- Germany's second-largest stock exchange, Boerse Stuttgart, opened its crypto trading platform to all German traders.
- The new move comes after the country passed a bill that allows banks to sell and hold cryptocurrencies for their clients.
- The bill will enter into force on January 1st, 2020, and it redefines cryptocurrencies, in addition to bringing requirements for companies interested in providing crypto services.
Boerse Stuttgart, the second-largest stock exchange in Germany, has just launched its own crypto trading platform for all of the country’s traders. The move came just after a recent bill allowed the country’s banks to start working with cryptocurrencies starting in 2020.
The stock exchange announced that the platform is active only yesterday, December 6th. The platform is known as BSDEX, and it was actually around since September of this year. However, until the bill, it was only open for a handful of selected users. From now on, it will accept any trader in Germany as the country’s first regulated trading venue for digital assets.
The platform has certain conditions, however, in order to ensure that its users will be citizens of Germany. Anyone wishing to enter needs to be at least 18 years old, have a German bank account, be a resident of Germany, and an EEA national. All deposits and withdrawals appear to be entirely free, although the platform does have trading fees, which may differ depending on the order type.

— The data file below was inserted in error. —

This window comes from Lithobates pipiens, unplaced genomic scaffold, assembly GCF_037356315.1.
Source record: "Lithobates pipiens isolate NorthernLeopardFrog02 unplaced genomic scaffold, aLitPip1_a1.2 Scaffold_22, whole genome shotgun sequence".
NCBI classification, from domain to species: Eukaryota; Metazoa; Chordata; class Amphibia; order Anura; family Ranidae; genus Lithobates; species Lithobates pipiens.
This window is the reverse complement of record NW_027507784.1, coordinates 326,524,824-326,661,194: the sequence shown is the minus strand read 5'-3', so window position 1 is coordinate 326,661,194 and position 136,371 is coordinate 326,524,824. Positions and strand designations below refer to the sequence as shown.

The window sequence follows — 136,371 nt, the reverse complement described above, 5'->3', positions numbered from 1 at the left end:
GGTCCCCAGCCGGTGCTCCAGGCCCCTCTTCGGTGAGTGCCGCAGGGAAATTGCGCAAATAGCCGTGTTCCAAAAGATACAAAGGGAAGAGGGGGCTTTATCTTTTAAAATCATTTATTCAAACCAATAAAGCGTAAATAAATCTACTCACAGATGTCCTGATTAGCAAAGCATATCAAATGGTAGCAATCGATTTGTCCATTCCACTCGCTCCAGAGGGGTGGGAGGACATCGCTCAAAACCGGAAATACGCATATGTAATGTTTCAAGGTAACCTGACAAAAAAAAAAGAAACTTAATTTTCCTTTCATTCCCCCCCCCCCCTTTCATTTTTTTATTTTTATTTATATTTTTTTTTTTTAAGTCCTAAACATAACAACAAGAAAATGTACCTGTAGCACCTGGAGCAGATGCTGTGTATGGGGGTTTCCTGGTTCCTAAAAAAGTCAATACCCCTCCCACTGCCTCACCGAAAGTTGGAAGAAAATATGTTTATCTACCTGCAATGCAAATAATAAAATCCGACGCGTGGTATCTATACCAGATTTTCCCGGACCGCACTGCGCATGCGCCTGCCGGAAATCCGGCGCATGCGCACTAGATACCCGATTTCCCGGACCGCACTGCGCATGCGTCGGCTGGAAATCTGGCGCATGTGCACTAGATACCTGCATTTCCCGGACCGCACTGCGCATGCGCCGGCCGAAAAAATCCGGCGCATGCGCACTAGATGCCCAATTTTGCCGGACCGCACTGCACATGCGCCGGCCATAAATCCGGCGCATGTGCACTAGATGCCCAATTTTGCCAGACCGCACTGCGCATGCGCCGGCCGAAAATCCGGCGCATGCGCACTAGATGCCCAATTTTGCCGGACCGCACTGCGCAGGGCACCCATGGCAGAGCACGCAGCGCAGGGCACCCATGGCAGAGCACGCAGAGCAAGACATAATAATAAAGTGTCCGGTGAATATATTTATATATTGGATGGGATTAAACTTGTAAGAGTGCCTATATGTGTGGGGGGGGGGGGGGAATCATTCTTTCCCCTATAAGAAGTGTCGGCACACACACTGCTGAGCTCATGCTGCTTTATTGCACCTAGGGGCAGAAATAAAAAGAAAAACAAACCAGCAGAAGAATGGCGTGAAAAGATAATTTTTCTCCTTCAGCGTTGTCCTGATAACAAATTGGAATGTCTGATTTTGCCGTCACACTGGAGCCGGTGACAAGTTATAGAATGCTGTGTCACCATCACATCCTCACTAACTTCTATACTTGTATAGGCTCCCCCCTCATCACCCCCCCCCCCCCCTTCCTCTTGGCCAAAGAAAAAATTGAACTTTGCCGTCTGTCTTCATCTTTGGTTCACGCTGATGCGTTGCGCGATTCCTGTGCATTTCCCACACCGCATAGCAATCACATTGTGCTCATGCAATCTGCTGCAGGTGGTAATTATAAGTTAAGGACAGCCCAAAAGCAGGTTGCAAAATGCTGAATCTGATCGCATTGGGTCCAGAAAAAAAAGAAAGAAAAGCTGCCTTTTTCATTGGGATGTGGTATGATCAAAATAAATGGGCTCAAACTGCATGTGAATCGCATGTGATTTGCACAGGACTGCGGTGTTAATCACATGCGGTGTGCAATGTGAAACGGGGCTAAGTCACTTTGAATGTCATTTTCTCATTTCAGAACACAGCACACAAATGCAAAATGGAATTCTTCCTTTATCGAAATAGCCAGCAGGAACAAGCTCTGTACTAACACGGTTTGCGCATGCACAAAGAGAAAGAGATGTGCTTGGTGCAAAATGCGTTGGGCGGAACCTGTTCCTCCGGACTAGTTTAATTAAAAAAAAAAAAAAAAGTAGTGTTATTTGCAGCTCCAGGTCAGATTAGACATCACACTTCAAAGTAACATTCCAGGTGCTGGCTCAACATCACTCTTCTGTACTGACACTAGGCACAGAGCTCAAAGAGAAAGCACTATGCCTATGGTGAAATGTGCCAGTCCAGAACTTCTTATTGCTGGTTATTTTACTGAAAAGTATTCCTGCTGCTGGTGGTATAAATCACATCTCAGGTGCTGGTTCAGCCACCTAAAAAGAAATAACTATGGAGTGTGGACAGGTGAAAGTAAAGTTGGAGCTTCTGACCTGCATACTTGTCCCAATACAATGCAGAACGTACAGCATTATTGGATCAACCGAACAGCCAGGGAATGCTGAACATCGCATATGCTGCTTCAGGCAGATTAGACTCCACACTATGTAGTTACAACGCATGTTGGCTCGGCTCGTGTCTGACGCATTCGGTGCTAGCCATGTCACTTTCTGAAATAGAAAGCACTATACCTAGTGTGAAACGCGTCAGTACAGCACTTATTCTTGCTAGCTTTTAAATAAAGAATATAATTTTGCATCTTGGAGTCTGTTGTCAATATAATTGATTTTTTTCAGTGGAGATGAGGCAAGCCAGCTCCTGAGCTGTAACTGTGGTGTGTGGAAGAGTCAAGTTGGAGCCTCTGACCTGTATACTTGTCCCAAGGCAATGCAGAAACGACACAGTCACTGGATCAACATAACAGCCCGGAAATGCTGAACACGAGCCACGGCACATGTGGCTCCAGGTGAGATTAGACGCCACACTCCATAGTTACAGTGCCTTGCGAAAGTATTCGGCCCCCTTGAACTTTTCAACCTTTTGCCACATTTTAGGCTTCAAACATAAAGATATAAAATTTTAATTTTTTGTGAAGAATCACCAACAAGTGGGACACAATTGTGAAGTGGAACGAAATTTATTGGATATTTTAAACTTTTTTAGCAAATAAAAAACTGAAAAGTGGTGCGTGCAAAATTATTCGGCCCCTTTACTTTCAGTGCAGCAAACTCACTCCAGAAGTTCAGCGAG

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As mentioned, the platform is also regulatory compliant and regulated by the Baden-Württembergische Wertpapierbörse, which also serves as the stock exchange’s holding company.
The platform also launched its own crypto trading app, known as Bison. The app currently supports trading of BTC, ETH, XRP, and LTC.
Germany transforming into a crypto haven
The new development in Germany once again proves that the country is becoming a very crypto-friendly nation. The new rules, introduced by the passing of a bill on November 29th, allows banks to sell and hold crypto for their clients, while it establishes the status of cryptocurrencies as ‘financial instruments.’
Previously, the country viewed investment tokens as securities, while utilities were viewed as units of account. The new bill changes that, but it also brought certain licensing requirements for companies that wish to provide crypto custody or trading services. They will have to obtain licenses from the German Federal Financial Supervisory Authority (Bafin) as an investment firm or a bank.
One requirement for the firms that wish to obtain such a license is that they must have an initial capital of $138,234 (125,000 euros).